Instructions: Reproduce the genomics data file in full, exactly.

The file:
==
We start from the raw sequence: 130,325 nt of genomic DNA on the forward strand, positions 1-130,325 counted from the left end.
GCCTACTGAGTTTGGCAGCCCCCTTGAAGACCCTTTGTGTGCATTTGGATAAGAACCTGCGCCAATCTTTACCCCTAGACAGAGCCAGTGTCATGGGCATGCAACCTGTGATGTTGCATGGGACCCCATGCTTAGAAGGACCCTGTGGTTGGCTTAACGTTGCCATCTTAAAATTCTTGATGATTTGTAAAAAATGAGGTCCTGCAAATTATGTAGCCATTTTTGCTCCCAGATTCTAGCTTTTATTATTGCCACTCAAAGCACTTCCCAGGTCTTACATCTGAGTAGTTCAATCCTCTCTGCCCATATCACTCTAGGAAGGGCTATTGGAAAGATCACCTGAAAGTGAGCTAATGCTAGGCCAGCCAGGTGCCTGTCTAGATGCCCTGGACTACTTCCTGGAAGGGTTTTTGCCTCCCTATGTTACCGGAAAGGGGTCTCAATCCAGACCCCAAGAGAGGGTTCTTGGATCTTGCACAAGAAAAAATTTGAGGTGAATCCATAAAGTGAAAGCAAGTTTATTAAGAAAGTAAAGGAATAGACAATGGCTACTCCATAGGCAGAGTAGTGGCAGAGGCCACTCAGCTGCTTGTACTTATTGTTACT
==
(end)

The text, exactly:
We start from the raw sequence: 130,325 nt of genomic DNA on the forward strand, positions 1-130,325 counted from the left end.
GCCTACTGAGTTTGGCAGCCCCCTTGAAGACCCTTTGTGTGCATTTGGATAAGAACCTGCGCCAATCTTTACCCCTAGACAGAGCCAGTGTCATGGGCATGCAACCTGTGATGTTGCATGGGACCCCATGCTTAGAAGGACCCTGTGGTTGGCTTAACGTTGCCATCTTAAAATTCTTGATGATTTGTAAAAAATGAGGTCCTGCAAATTATGTAGCCATTTTTGCTCCCAGATTCTAGCTTTTATTATTGCCACTCAAAGCACTTCCCAGGTCTTACATCTGAGTAGTTCAATCCTCTCTGCCCATATCACTCTAGGAAGGGCTATTGGAAAGATCACCTGAAAGTGAGCTAATGCTAGGCCAGCCAGGTGCCTGTCTAGATGCCCTGGACTACTTCCTGGAAGGGTTTTTGCCTCCCTATGTTACCGGAAAGGGGTCTCAATCCAGACCCCAAGAGAGGGTTCTTGGATCTTGCACAAGAAAAAATTTGAGGTGAATCCATAAAGTGAAAGCAAGTTTATTAAGAAAGTAAAGGAATAGACAATGGCTACTCCATAGGCAGAGTAGTGGCAGAGGCCACTCAGCTGCTTGTACTTATTGTTACT